Vendor-managed inventory system: Kuehne + Nagel work with their clients and client’s suppliers to automate forecast management process using web-based software. This automated forecast management systems helps to provide visibility by comparing actual demand against inventory held in storage and in transit. Furthermore, the Vendor managed inventory system also alerts the clients and their suppliers once the inventory falls below pre-determined levels. it also provide advanced shipping notices (ASN) which gives detail information on in-transit inventory from suppliers that will allow confident commitment to orders based on this inbound flow.
Transportation and transport management: Kuehne + Nagel’s inbound transport management services include the arrangement of shipping, air or land-based transport to move their clients’ goods from remote destinations to local warehouses or operating facilities. Kuehne + Nagel’s inbound transport services include most forwarding and “in-country” freight movements.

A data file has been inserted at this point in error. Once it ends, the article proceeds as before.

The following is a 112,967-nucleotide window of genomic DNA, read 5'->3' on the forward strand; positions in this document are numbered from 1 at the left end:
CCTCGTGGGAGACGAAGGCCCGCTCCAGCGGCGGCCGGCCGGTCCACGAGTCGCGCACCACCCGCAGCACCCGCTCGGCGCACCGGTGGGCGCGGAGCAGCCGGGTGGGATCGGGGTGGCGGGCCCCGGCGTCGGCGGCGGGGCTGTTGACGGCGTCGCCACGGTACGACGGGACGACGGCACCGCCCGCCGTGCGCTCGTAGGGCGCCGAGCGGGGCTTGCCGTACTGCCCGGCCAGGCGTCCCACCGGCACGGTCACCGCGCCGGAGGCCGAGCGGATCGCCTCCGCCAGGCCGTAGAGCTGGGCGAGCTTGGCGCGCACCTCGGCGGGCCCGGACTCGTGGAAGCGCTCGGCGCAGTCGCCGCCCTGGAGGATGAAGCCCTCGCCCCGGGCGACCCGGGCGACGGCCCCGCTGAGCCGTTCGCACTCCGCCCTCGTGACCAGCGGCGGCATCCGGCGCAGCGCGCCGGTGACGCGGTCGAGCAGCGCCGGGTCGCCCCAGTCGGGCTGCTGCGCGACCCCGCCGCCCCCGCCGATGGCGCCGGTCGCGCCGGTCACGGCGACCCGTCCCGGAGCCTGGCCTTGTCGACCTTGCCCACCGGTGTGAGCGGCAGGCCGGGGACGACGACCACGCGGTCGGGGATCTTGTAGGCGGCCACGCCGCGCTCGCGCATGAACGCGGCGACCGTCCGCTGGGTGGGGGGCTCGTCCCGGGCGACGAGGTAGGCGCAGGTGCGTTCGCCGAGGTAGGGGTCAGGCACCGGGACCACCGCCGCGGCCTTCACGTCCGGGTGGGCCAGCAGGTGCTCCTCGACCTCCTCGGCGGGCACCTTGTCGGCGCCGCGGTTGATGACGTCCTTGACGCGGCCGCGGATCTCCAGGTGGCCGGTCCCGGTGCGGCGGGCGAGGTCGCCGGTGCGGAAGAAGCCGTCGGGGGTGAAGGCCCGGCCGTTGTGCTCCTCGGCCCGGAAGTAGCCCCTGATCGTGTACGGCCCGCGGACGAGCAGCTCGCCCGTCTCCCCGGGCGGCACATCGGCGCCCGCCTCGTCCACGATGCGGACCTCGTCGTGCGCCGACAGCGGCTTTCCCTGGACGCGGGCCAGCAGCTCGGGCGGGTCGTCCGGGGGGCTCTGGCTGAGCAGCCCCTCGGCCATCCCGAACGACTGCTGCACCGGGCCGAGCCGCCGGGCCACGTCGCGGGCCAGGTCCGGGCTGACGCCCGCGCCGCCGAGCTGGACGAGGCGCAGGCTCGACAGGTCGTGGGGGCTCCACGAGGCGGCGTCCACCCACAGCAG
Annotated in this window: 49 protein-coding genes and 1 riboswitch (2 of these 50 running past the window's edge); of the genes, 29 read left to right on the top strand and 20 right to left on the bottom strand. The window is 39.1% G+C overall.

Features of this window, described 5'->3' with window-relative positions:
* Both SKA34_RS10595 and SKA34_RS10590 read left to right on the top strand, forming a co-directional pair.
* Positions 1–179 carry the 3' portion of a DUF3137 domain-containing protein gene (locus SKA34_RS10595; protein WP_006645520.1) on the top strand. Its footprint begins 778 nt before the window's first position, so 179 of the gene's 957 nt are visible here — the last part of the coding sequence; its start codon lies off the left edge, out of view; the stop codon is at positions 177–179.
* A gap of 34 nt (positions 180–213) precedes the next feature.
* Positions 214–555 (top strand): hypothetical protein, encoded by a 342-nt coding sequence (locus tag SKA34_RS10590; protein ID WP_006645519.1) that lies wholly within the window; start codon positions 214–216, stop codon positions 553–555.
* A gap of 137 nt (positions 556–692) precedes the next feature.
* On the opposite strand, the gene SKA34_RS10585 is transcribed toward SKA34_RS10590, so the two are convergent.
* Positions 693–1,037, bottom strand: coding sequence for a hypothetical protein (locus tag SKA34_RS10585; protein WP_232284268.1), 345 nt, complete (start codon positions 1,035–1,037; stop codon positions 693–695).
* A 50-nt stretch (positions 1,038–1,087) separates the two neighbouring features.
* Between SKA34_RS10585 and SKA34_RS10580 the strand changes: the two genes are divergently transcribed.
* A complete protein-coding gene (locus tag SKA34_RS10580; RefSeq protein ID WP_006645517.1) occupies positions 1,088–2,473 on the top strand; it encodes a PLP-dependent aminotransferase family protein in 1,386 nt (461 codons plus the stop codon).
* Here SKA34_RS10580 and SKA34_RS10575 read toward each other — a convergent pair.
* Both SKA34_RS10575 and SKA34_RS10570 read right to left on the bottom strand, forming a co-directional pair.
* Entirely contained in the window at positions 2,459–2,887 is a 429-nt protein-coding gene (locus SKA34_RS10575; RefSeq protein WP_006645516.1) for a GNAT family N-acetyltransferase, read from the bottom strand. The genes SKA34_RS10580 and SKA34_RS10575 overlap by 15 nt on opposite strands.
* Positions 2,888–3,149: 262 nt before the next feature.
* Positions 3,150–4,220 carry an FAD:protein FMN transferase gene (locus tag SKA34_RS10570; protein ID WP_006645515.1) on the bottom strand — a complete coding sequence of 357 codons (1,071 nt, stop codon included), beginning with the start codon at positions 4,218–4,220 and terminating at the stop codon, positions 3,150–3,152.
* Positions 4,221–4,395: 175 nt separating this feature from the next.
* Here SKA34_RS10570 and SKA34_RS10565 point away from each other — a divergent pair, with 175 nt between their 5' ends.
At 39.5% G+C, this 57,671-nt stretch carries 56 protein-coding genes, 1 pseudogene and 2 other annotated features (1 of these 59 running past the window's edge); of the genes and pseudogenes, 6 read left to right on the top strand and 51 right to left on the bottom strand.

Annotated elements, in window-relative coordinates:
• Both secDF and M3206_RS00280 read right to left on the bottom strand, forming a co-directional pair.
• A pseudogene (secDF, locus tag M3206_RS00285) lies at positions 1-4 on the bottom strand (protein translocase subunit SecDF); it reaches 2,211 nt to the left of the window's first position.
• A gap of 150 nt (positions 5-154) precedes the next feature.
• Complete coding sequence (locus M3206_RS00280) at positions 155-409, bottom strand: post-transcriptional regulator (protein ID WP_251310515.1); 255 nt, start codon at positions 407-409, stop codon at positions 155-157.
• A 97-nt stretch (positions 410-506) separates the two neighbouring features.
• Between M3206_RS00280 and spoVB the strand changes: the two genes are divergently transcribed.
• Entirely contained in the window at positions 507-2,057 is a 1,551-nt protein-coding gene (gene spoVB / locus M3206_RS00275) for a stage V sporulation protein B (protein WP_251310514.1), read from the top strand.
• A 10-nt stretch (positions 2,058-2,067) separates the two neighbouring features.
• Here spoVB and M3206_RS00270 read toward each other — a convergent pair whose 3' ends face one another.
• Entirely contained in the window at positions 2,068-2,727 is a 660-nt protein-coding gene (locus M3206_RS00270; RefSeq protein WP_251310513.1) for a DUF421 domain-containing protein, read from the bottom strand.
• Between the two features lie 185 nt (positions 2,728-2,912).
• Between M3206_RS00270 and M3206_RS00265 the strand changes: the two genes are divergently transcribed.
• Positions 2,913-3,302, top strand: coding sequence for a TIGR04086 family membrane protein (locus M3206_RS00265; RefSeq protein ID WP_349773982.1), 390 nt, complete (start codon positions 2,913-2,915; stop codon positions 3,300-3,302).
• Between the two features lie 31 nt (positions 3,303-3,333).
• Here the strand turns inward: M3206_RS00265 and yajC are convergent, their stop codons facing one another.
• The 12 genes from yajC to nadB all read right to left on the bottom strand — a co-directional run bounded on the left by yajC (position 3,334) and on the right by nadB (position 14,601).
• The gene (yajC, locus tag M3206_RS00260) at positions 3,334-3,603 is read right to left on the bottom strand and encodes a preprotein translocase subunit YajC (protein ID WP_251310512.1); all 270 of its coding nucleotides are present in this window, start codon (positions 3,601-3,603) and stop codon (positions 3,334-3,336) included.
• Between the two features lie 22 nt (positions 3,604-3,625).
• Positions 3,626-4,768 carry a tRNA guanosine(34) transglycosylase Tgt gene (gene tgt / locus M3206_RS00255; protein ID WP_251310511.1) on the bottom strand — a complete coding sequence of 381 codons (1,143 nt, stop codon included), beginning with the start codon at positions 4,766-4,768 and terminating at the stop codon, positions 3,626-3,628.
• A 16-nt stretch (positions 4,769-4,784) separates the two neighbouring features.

Customs clearance: Kuehne + Nagel provide their clients with all required services such as customs document preparation and delivery, management of the actual clearance process and import document preparation to move their goods across international borders.
Warehousing: Kuehne + Nagel offer two types of warehousing solution namely: 1.) Multi-client warehouse solution (client share warehouse space and equipments with other clients) and 2.) Dedicated warehouse solution (the warehouse is designed to tailor with the clients unique needs with facilities and equipments).
Kuehne + Nagel production system (KNPS): Focus on waste elimination in all aspects of the service delivery process, worker empowerment, management through visual controls and dedication to total quality control.